What if the three pages they visited all had videos in them, and the site visitor spent more than 45 minutes watching a webinar, customer testimonials, and product demo? Considering the video time, the quality of that visit is very high, and that prospect is very important. That’s why video statistics are so important in understanding web performance overall.
7. Leads Conversion
CRM systems contain a database of your company’s subscribers, leadership opportunities, leaders, customers, and evangelists. Is your CRM connected to your website? I really hope so. If not, you are missing out on critical information about how (or not) your website effectively converts your contacts into evangelizers. Every month you should check where your contacts are coming from and how they interact with your site. Specifically, you should look at.
Leader number: How many leads does your site generate? For example, if you get a tone of directors but they are all dumb and inconsistent, that is a problem.
Leadership quality: You can judge this based on factors such as earning potential opportunities, the percentage of leaders who become converted customers, and the turnaround time.
Source lead: Where do your guides come from? Do you get organic traffic from blog posts you write, but traffic does not change? You will want to give readers the opportunity to dig deeper into your content, as the CTA images in your posts highlight high-value related downloads.
Leading conversion rate: If the content conversion rate is low, you will want to find ways to adjust it. If the conversion rate is high, you will want to drive additional traffic to it. You can also go back from your customer’s records to see how much and what kind of site content they shared on their customer journey. You may see patterns appear. For example, most of your customers can view at least 20 pages of a site before purchasing.
Cost Acquisition Cost (CAC): Each customer comes with a price, whether you are investing in ads or the time you produce a webinar. If you spend $ 150,000 on $ 20,000 in advertising, you will want to adjust your strategies.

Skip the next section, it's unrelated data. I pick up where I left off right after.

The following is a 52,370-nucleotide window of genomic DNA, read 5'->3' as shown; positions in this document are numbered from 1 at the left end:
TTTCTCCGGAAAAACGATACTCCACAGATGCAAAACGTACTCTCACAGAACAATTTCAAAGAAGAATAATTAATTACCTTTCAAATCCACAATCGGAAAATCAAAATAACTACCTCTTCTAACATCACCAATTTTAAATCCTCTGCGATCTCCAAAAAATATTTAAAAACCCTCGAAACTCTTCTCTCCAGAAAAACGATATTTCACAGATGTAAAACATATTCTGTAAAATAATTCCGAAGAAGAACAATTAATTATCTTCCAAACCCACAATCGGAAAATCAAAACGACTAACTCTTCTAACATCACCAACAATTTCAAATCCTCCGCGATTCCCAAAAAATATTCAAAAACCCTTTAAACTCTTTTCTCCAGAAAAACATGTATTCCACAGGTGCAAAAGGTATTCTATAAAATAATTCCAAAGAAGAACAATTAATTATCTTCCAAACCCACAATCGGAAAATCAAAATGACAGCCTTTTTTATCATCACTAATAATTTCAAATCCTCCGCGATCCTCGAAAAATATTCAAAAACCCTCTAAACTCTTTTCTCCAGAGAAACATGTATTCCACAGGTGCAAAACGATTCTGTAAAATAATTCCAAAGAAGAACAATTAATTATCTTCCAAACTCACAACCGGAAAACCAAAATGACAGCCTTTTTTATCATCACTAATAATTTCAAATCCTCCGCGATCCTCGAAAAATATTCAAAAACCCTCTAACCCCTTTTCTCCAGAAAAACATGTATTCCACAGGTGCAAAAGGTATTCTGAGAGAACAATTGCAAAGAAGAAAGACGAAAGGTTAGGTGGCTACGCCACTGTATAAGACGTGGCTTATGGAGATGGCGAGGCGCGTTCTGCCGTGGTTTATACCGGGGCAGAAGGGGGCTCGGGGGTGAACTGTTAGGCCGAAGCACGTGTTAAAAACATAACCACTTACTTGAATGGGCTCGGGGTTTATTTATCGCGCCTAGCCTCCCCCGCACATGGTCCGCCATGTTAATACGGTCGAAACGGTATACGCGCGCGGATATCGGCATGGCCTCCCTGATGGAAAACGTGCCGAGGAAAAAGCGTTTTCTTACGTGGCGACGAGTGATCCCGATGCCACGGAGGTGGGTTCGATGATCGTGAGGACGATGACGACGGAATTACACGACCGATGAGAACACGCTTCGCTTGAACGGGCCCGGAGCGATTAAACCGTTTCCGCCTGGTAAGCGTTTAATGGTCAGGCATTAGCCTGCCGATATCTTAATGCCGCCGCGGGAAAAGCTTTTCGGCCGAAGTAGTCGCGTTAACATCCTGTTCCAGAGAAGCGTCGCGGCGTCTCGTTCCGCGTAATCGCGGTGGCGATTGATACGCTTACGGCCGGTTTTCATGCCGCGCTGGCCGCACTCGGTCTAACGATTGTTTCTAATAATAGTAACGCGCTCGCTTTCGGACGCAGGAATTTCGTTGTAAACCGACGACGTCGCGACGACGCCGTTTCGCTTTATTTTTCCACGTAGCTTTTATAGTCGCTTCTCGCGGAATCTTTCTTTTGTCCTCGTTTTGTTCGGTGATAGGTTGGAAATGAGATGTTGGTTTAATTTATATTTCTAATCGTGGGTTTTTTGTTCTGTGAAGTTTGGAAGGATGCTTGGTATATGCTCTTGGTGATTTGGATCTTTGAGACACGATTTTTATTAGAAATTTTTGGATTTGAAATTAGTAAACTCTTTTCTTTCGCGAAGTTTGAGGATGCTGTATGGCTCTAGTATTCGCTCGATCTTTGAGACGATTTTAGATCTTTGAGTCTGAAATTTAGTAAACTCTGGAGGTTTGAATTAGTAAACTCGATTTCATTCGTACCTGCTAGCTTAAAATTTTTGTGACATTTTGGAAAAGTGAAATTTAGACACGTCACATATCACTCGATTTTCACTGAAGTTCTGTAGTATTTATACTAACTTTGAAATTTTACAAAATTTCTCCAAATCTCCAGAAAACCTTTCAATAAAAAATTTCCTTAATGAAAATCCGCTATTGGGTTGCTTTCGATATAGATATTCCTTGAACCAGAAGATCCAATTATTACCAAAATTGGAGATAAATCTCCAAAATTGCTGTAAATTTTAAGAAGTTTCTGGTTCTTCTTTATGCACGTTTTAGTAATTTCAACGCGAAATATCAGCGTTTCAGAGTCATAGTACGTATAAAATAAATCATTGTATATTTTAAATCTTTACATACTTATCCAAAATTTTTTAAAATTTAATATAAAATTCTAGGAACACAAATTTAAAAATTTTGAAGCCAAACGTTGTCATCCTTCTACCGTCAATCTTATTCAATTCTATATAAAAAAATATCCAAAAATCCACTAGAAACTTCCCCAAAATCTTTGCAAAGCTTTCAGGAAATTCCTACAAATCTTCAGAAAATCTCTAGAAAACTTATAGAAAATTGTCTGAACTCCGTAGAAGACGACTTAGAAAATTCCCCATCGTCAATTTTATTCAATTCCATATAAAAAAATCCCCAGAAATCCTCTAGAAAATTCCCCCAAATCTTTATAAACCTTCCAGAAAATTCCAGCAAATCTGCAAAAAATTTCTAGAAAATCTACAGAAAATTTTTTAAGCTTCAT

Earnings: This is usually based on a recurring monthly income (MRR) or a customer cost (LTV). These metrics will help you understand how important your middle income is in relation to what you spend on shopping. Who, in particular, is watching them? What percentage of videos (how long) they have watched?
8. Completion of Goals
Google Analytics, you can set goals that monitor broad actions, such as spending five or more minutes on your site, viewing five or more pages on your site, clicking a link on a partner page, or clicking the “Add to Cart” CTA. Some, but not all, of these actions can be tracked in your default marketing application, so using Google Analytics is a great way to compile your data.
Site authorities, visibility, traffic, SEO SEO, video statistics, and behavioral analysis tell you what people can and do on your site. Policy termination measures whether site visitors are doing what you need them to do or not. Simply put, does your site meet your business objectives or not?
Lastly, Your website is intended to be your most dedicated reseller. You should review its performance, as you would in any other activity, to see if it fits your company’s mission.